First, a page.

Screen icon Elizabeth Taylor dies

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Screen siren Dame Elizabeth Taylor, whose dazzling beauty and turbulent life made her one of the most famous stars in the world, has died at the age of 79.

She was hailed as "a Hollywood giant" and "the last of the great glamour stars" as friends and admirers paid tribute.



And the Butterfield 8 and Who's Afraid Of Virginia Woolf? actress was remembered for not only her movie work and her star quality but also her dedication to charity achievements, chiefly her Aids work.



She died at Cedars-Sinai Medical Centre in Los Angeles this morning from congestive heart failure.



Dame Elizabeth, who lived almost her entire life in the spotlight after finding fame as a child star, had been plagued by ill-health for many years and had been in hospital for six weeks with heart problems.



Her son, Michael Wilding - one of four children - said: "My mother was an extraordinary woman who lived life to the fullest, with great passion, humour, and love.



"We know, quite simply, that the world is a better place for Mom having lived in it. Her legacy will never fade, her spirit will always be with us, and her love will live forever in our hearts."



Sir Elton John, a long-time friend, said: "We have just lost a Hollywood giant. More importantly, we have lost an incredible human being."



The Oscar-winning star was renowned for her tumultuous personal life, as well as her mesmerising performances.



She was married eight times - twice to the Welsh acting titan Richard Burton - and had a lengthy battle with substance abuse.



The smouldering screen star was also one of the world's leading sex symbols, at one time her fragile beauty was rivalled only by Marilyn Monroe. She went on to become a gay icon.



Fan George Michael said: "Elizabeth Taylor was the last of the Hollywood greats, and a fantastically charming woman.



"She was also the only person I've ever met that had violet eyes. They were genuinely violet. So beautiful."



Veteran film-maker Michael Winner said: "Elizabeth Taylor was the last of the great glamour stars. She was the longest-running soap opera in history, and represented all the allure and tragedy that attracts people to Hollywood."



Mike Nichols, who directed Burton and Dame Elizabeth in Who's Afraid of Virginia Woolf?, said: "She is singular and indelible on film and in our hearts."



Dame Elizabeth was born in Hampstead, north London, to American parents who took her back to the US when she was a child at the outbreak of the Second World War.



She first found major movie fame with Lassie Come Home in 1943 and by the following year she had appeared in one of her most famous roles, as Velvet Brown in National Velvet.



Dame Elizabeth later became the first to receive one million dollars for a film role, and her movie career spanned more than 50 productions, including her sultry role in Cat On A Hot Tin Roof.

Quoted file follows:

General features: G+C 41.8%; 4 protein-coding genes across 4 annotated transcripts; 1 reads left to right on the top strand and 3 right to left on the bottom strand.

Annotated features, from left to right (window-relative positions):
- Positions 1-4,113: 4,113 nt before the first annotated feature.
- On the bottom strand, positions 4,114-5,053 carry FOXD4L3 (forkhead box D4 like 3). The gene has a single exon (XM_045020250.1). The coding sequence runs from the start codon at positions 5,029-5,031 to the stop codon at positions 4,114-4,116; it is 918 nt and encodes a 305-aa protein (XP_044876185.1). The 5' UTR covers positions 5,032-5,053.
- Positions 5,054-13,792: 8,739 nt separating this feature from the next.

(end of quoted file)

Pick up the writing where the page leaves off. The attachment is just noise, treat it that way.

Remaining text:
She was also noted for a lengthy and close friendship with the singer Michael Jackson, who died in June 2009.



He accompanied her to a gala tribute evening in her honour at London's Royal Albert Hall in 2000 and for many years onlookers speculated that the singer's repeated cosmetic surgery was to make him look like her.



Although her film work was long behind her - due to her frailty - she continued to remain in the public eye for her charitable work. She was a spokeswoman and fundraiser for many causes, most notably Aids research, and one of her three Oscars was to honour her humanitarian work.



There were continual health scares but she fought back time and again. Her first serious battle with illness flared up in 1961 - a near-fatal battle with pneumonia. Another followed in 1990, while a respiratory infection left her depleted in 1992.



Both hips were replaced within three years and she had a brain tumour removed in 1997.



Her congestive heart failure was diagnosed in 2004 and she revealed she needed surgery on Twitter in 2009.



For many years her public appearances had seen her using a wheelchair.



Dame Elizabeth's most celebrated relationship was with Burton, whom she met on the set of one of her defining movies, Cleopatra, when he played Mark Antony. Their romance captivated the world and she once declared: "If Richard and I divorce, I swear I will never marry anyone again. I love him insanely."



Divorce they did in 1974 after 10 years, and they remarried the following year, only to divorce once more in 1976.



They were reunited on stage in a 1982 touring production of Noel Coward's Private Lives and were close until Burton's death two years later.



Film critic and broadcaster Barry Norman had befriended her and said: "She was an extremely nice woman and wore her great fame very lightly. She certainly did not swagger about."



Others to speak highly of Dame Elizabeth included former chat host Larry King who said: "Elizabeth Taylor was a great friend, a great star and one gutsy woman. She was so special. You won't see the likes of her again."



Sir Michael Caine said: "She was a great human being."



Veteran actress Angela Lansbury - a contemporary of the star - said: "Elizabeth and I began our careers about the same time at MGM. Throughout her tumultuous life, she will be remembered for some unique and memorable work."

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